Heart hurting sunny days

As I sit here inside the shop, keeping an eye on the weather outside and hoping for it not to rain, at least until after 3 this afternoon so that the blankets I have hang up this morning can be taken inside, I have an immense feeling of despair. I have been feeling like this for most of the week. The weather today, for most of it, has been splendorous. It is warm (20 degrees C is warm for New Zealand), the sun is shining, and apart from the clouds rolling in, the sky is crisp. Most days when the weather looks like today, I am in a cheerful mood, enjoying every minute of my day. But today I feel like crying.

This morning, in the kitchen baking with the kitchen windows wide open, over-looking our lush green back yard, letting the fresh spring air in and having the sunrays dancing on the dining room carpet, I found myself thinking how wonderful it would be if I could stay home. How much there is for me to do at home, how much has been neglected since I started working 55 hour weeks. I would have opened every window and sliding door to get a proper breeze throughout the house and let the magpies’ singing fill the house. I would have sorted, scrubbed, played my music, ironed (and I do NOT like ironing) and washed the delicate mountain of clothes.

Yes it my choice to have these working hours as we get our new part-time staff member on her feet. As a small family business we do what we can to help each other out. And obviously the additional income helps a lot towards our (first in 10 years) family holiday next year. It has only been 3 1/2 months but it feels like a life time!

Today I miss my friends. My lavender companion. Our house. Our dogs. Our random and spontaneous braais. Sitting outside in the shade with our kids when they were babies and toddlers, playing, laughing. I miss the connection with my family. Having Wimpy breakfasts with my sister. Secret Santa with our home group. Our church.

To have these memories are an absolute blessing, but today they hurt my heart.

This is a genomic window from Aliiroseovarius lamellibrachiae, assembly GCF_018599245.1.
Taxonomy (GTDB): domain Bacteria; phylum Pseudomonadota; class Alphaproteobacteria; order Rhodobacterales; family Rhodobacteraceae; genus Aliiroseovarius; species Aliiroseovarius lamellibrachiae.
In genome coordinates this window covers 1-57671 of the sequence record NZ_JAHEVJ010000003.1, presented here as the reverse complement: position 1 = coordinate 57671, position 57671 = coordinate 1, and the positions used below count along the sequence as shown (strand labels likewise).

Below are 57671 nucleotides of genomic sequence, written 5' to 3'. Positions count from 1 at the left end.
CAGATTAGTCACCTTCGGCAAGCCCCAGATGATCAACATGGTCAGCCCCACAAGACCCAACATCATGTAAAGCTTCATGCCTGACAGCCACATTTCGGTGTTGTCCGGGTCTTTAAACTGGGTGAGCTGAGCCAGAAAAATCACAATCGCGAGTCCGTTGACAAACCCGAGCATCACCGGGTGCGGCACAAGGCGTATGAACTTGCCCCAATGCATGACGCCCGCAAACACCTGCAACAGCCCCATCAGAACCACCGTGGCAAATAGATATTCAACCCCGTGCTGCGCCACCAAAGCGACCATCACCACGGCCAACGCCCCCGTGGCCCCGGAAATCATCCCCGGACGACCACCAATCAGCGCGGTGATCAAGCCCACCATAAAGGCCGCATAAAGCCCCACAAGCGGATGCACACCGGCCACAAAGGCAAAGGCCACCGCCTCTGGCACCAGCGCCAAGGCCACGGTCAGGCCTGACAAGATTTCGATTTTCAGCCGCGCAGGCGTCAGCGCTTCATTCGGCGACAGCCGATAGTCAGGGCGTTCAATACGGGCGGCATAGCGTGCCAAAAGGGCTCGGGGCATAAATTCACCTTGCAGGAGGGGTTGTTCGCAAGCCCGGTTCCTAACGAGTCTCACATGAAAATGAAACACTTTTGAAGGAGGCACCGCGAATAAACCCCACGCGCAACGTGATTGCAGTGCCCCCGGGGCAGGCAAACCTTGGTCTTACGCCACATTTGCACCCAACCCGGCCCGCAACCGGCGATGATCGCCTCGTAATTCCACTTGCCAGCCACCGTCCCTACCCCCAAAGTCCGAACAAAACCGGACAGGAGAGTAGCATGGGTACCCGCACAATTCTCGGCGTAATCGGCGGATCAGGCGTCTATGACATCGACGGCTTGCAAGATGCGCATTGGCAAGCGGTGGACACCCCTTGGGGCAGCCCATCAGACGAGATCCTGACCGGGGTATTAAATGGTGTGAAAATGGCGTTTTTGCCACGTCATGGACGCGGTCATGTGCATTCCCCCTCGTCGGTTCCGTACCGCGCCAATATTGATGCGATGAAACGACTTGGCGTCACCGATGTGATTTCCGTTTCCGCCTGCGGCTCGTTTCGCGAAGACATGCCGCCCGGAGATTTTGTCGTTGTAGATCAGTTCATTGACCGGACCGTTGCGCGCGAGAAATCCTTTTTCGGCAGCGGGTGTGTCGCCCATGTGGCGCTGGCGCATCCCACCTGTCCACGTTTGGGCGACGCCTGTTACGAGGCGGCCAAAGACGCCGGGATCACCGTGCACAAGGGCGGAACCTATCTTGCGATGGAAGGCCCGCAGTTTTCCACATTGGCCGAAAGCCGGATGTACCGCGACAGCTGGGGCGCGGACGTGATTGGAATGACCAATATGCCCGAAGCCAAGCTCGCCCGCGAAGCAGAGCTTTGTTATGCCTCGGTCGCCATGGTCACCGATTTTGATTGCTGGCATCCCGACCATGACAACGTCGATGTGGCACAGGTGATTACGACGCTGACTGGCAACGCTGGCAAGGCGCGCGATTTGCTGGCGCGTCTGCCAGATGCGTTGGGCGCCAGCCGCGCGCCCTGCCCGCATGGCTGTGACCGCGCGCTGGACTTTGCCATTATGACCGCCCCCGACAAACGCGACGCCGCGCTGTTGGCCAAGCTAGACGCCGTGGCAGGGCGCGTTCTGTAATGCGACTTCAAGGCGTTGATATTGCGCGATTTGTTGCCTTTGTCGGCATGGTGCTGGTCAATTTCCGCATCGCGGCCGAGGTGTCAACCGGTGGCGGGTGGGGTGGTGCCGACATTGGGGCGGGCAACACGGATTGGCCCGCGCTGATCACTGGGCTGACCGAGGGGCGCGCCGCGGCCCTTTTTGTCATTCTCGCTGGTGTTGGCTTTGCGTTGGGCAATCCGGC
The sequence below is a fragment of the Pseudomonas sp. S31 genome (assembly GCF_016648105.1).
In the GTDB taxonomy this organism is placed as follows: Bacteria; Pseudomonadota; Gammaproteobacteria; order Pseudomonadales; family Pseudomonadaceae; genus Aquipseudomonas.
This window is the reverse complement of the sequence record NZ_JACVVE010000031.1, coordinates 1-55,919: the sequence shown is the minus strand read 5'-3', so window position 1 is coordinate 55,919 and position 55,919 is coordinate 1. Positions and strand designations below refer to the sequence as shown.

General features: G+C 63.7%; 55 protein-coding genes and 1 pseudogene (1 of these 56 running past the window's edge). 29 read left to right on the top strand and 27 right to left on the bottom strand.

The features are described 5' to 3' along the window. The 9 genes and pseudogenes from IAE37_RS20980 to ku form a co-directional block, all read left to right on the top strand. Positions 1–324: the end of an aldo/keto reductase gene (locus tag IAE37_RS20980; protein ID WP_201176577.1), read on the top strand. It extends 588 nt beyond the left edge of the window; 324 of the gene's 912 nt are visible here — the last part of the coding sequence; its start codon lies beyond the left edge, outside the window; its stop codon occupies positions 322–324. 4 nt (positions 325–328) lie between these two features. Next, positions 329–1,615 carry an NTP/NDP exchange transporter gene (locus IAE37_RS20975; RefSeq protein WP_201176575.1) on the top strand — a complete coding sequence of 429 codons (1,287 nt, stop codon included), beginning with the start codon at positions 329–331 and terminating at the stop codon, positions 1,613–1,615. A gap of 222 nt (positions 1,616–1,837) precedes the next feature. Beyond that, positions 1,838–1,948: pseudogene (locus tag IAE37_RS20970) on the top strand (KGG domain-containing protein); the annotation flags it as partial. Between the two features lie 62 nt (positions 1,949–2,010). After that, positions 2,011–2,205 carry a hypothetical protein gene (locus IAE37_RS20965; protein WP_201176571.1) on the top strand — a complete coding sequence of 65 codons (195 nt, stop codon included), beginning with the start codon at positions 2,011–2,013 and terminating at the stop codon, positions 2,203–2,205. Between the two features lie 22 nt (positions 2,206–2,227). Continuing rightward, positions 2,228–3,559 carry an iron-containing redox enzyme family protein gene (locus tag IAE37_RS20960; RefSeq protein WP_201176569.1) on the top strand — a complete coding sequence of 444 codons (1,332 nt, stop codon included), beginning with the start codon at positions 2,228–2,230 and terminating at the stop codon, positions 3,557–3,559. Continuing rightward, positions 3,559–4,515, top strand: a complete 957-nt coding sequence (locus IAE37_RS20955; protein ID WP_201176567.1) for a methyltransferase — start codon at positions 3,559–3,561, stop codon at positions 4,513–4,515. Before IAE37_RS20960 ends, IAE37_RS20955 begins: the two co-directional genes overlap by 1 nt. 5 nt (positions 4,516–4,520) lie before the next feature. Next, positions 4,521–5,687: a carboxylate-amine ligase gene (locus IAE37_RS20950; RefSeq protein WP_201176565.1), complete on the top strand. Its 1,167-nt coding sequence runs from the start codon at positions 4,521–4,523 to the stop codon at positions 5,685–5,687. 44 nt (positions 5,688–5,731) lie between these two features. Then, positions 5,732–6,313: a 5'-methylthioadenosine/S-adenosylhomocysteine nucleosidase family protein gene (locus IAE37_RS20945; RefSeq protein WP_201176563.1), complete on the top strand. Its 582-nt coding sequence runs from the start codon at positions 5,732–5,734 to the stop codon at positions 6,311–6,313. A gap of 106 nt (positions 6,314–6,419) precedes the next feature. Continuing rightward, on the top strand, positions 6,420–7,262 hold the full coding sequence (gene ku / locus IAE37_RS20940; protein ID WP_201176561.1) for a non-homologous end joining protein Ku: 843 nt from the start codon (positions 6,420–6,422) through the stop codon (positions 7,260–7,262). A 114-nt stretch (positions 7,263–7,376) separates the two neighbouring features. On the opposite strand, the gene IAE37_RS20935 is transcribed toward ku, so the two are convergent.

Day 136 16 May – solace

I clearly remember while visiting my ouma and oupa in Pretoria as a young girl, how often we used to walk through cemeteries. Ouma gave us the freedom to wonder around, reading the names on the tombstones, when they passed and how old they were. I tried to find the youngest child, and the oldest date. She told us that there is nothing to fear amongst the dead.

My slightly over-active imagination played out scenery of beautiful gardens, picturesque homes, floral dresses, picnics by the lakes, old cars, dust roads leading to fields of wild flowers, visiting loved ones by candle light. I wondered who these people were, did they come from a big and loving family, did they have siblings, were they in love. And often I wondered how they died. I wasn’t saddened by these thoughts. It was more as if a sense of gratitude and self awareness settled over me. I felt calm.

I admired the tombstones more than anything else though. Some were so old you couldn’t read the inscriptions. Others were huge, looming over their neighbors like giants in a chest match. Then there were those graves who had a single cross, old, chipped with no name, no identity. This is the only thing that will sadden me; the thought that a family might not have been in a financial position to afford a significant tombstone to honor their loved one.

IMG_20170516_181112_579.jpg

Today I wondered into our local rural town and decided to walk around the small cemetery. The one tombstone in particular caught my attention and as the grey clouds rolled in, bringing with it a cold snap, I stood in silence and solace admiring the life beneath my feet.